Land Rover Discovery Sport is the first all-new model in over 10 years and takes a different direction in styling, but certainly not in substance.

Many things have changed in the past decade, with sales of SUVs increasing at a huge rate worldwide. However, many buyers of SUVs are looking for a stylish station wagon and have little or no interest in using them as 4WDs. Land Rover is well aware of this and has intelligently come up with a vehicle that will appeal to those who want a good looking wagon but – and this is the really smart part – still want a genuine 4WD.

By genuine 4WD we mean new Discovery Sport, is an all-terrain vehicle from the old school. This is no on-road hatchback with a different body and light-duty all-wheel-drive components. This is the real deal.

Discovery Sport can traverse tough off-road places where even olde-fashioned rather-crude Land Rover Series 1 would struggle. Yet it will meet all the requirements of on-road comfort and handling the modern SUV buyer demands.


This seeming impossible melding of on-road and off-road tasks shows the depth of expertise in the Land Rover team. Expertise built up designing subsequent Land Rover Defenders and Discoverys, as well as the King of hill Range Rover.

A Range Rover can set you back as much as $248,000 – new Discovery Sport has a price list that begins at just $53,300, plus on-road costs.

All-new Land Rover Discovery Sport is based on the ultra-stylish Evoque and shares some visible and many out of sight components with it – one reason for the low price.

The Sport is taller than the Evoque, particularly at the rear and has a squarer rump. There’s not a sign of sleekness or excitement in the shape of the Sport, the best way of describing its lines is ‘timeless’. As Land Rover Australia points out, those who want style can opt for the Evoque.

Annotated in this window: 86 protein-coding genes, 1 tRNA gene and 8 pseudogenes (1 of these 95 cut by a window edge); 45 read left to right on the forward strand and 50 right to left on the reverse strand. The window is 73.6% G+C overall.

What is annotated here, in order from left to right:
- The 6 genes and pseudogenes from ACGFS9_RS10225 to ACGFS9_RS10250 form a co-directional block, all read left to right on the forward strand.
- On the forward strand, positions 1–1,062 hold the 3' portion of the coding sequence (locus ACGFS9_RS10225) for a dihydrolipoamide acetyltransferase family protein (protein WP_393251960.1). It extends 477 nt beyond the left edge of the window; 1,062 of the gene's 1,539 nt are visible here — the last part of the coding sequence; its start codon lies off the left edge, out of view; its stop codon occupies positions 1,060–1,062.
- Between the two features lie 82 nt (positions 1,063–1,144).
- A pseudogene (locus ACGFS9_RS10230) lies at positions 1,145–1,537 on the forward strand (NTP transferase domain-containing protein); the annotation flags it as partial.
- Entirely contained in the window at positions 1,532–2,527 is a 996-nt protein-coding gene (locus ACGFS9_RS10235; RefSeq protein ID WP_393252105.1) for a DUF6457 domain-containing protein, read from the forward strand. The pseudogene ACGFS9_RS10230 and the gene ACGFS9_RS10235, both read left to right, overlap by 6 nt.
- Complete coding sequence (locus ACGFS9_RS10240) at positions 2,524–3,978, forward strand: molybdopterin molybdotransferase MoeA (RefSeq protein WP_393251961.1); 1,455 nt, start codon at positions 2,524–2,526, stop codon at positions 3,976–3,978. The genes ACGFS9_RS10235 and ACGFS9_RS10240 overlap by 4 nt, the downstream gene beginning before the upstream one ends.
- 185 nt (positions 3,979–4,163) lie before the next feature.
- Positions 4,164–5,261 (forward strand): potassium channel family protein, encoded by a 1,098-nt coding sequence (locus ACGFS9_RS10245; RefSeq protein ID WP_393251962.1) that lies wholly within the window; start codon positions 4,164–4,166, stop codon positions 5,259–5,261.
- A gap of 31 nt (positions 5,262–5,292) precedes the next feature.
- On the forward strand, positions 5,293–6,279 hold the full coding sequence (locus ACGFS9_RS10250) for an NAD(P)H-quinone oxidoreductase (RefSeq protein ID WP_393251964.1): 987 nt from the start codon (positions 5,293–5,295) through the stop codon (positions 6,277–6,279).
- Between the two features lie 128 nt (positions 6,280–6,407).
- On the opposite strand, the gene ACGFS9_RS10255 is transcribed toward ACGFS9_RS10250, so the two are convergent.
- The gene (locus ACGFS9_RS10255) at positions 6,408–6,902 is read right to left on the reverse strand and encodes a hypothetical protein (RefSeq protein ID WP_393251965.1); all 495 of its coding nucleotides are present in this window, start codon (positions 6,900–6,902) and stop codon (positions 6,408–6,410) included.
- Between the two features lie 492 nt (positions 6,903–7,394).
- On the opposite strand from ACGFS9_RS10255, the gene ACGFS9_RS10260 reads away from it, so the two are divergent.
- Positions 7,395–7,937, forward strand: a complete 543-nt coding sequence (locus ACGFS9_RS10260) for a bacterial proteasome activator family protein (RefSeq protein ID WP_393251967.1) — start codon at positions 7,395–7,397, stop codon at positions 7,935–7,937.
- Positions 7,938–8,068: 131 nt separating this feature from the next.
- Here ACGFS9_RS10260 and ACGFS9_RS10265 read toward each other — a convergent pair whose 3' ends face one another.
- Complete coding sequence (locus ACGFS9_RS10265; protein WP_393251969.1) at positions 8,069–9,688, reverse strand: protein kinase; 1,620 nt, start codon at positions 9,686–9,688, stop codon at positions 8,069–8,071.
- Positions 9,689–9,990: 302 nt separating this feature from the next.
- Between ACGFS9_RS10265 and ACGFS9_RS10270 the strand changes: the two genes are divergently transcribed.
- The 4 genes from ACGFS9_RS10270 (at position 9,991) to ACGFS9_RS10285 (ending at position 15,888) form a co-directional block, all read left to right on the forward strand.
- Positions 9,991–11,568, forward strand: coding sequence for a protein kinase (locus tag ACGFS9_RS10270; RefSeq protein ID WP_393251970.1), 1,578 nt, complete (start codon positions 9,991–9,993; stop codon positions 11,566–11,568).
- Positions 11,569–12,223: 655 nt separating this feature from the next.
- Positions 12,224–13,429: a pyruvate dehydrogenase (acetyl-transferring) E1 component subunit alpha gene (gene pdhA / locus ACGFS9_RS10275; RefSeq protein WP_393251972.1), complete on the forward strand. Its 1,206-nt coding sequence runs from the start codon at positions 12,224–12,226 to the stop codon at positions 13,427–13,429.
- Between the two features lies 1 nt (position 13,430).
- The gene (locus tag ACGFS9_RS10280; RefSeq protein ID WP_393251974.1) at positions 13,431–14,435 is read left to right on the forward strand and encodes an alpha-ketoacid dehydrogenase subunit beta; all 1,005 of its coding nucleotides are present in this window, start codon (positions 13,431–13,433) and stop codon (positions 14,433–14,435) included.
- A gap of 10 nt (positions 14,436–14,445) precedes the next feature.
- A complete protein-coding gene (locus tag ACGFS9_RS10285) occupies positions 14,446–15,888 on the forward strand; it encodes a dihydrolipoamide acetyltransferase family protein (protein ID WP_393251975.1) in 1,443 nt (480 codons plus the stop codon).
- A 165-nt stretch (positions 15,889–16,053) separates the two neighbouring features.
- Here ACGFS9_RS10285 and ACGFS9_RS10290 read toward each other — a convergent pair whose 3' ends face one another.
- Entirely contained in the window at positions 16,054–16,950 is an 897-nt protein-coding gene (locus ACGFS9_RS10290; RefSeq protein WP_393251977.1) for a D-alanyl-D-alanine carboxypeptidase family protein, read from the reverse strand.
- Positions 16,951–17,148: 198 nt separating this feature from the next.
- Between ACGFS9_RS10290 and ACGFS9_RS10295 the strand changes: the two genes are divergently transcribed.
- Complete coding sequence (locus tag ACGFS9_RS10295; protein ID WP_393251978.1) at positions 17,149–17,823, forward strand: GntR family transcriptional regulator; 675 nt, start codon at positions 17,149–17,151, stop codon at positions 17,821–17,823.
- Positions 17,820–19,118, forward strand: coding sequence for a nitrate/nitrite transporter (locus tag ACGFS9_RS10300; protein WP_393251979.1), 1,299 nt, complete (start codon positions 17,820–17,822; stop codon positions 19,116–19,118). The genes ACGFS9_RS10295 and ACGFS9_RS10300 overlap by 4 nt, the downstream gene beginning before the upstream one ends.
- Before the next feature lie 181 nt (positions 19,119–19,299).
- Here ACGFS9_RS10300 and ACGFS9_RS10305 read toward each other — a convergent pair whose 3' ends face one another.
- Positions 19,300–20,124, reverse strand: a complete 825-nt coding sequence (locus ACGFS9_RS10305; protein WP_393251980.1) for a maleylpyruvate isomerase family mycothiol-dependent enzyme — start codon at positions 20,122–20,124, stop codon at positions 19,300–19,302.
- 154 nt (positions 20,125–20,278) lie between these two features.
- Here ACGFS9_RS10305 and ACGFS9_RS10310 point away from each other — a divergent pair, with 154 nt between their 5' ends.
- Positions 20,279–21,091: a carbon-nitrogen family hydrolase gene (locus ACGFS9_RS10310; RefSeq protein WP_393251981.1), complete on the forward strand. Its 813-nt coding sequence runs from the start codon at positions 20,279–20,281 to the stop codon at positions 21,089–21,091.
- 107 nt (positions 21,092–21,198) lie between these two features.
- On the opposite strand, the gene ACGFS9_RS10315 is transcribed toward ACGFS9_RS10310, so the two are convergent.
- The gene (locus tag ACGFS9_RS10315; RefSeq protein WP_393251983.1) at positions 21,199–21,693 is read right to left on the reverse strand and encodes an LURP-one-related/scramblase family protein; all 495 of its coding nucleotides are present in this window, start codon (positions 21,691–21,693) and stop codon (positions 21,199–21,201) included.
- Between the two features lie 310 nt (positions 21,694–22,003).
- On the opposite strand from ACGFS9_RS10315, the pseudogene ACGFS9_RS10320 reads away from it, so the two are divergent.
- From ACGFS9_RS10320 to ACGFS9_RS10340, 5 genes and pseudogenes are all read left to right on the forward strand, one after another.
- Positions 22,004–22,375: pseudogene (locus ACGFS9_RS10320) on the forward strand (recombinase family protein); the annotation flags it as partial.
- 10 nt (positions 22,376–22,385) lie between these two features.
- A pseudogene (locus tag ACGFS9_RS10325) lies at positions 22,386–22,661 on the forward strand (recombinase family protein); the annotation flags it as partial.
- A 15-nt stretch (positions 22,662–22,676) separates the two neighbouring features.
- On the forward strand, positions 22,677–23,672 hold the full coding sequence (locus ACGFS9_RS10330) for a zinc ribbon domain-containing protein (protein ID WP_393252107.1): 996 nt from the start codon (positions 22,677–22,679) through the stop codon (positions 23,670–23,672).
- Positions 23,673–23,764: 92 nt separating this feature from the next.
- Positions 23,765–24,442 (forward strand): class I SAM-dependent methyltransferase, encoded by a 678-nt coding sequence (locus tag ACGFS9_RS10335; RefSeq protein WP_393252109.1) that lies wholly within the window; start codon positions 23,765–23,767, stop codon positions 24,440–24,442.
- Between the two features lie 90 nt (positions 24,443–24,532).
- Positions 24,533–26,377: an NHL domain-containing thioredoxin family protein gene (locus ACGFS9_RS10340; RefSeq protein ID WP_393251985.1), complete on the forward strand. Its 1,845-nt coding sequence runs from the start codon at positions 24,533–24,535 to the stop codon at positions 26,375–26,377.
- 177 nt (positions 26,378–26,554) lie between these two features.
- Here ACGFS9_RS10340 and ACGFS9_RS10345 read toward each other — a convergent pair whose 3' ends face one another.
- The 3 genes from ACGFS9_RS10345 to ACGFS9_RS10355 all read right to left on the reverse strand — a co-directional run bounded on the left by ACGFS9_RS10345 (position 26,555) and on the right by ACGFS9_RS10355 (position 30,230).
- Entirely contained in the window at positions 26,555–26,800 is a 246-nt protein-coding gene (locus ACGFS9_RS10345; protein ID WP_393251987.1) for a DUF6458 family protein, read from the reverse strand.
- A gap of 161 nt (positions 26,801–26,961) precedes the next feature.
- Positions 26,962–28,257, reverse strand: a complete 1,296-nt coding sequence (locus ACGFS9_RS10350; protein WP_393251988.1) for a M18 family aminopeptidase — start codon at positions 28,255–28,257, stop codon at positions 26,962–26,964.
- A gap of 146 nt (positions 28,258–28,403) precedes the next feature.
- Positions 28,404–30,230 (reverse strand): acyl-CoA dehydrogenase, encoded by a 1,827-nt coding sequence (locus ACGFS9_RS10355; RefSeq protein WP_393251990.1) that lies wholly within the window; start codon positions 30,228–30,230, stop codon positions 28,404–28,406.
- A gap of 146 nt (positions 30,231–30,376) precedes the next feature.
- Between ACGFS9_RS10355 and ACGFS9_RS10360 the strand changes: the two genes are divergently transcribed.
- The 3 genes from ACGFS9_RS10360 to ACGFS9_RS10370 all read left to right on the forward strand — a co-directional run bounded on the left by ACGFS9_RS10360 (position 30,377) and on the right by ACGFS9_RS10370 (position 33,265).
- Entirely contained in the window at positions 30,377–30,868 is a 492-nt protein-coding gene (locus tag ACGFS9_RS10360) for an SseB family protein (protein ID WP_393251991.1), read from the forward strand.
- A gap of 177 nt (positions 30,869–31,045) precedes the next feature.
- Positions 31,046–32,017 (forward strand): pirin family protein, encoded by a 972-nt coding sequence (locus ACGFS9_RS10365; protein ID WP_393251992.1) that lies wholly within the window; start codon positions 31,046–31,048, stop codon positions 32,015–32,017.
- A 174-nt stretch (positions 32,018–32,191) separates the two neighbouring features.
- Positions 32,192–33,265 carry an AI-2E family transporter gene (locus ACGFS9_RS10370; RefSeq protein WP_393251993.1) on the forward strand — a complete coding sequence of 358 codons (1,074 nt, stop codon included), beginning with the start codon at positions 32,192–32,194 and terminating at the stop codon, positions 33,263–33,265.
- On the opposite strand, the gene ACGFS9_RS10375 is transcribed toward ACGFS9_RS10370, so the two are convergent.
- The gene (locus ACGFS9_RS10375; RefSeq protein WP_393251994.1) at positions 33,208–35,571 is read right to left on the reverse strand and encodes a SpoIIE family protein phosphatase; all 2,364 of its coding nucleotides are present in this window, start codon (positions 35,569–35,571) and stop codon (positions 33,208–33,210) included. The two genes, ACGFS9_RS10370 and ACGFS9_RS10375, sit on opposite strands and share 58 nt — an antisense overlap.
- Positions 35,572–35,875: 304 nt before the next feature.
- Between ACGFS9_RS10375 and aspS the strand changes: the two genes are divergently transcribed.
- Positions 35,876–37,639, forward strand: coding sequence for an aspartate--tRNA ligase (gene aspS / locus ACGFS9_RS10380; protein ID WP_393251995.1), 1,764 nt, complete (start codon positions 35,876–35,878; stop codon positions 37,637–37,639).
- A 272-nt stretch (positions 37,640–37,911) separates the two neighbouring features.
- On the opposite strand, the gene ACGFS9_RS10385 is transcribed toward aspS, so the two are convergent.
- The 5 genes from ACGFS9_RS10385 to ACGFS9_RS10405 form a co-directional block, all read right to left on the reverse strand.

Normally a five-seater Discovery Sport can also be ordered with seven seats. The rear pair of seats is best suited to children, but adults are likely to find it more comfortable than anticipated.


Naturally, there’s not a lot of boot space when all seven seats are in use, but there’s big volume when only five are being carried. Discovery Sport is very versatile, as the second row seat can slide back and forward by up to 160 mm to give you plenty of passenger / luggage options.

Given the tough image of Disco the guys at Land Rover Australia expects the great majority of buyers to opt for turbo-diesel power, so offers 2.2-litre four-cylinder diesels with 110 or 140 kilowatts of power. Both can be specified with a six-speed manual or nine-speed automatic transmission.

There’s also a 177 kW four-cylinder petrol unit displacing 2.0 litres.

All Australian imports have four-wheel drive as Land Rover Australia is well aware that’s what serious buyers demand in the market downunder. Some countries do get a two-wheel drive version of Discovery. The Evoque can be ordered in 2WD or 4WD.

We carried out a major drive program organised by Land Rover out of Canberra. It covered several hundred kilometres of normal on-road driving; city, suburban, motorway and country. But our real interest was in serious off-road driving in the hills of Canberra and NSW.

Off-road the Discovery Sport is everything we anticipated, only better. We had it cruising on loose gravel surfaces at speeds that could have earned us a speeding ticket on motorways. (When are we going to get reasonable limits on our motorways?) On the tight and twisty gravel and dirt tracks it performed well, always with the insurance of electronic stability aids standing by if we did make a silly mistake.

The complete 2015 Land Rover Discovery Sport range is:
TD4 SE: $53,300 (manual), $55,800 (automatic)
SD4 SE: $56,400 (manual), $59,000 (automatic)
TD4 HSE: $57,900 (manual), $60,400 (automatic)
SI4 SE: $59,000 (automatic)
SD4 HSE: $61,100 (manual), $63,600 (automatic)
SD4 HSE Luxury: $66,500 (manual), $69,000 (automatic)
Note: These prices do not include dealer or government charges. Contact your local Land Rover dealer for drive-away prices.

About Ewan Kennedy

Ewan Kennedy, a long-time car enthusiast, was Technical Research Librarian with the NRMA from 1970 until 1985. He worked part-time as a freelance motoring journalist from 1977 until 1985, when he took a full-time position as Technical Editor with Modern Motor magazine. Late in 1987 he left to set up a full-time business as a freelance motoring journalist. Ewan is an associate member of the Society of Automotive Engineers - International. An economy driving expert, he set the Guinness World Record for the greatest distance travelled in a standard road vehicle on a single fuel fill. He lists his hobbies as stage acting, travelling, boating and reading.
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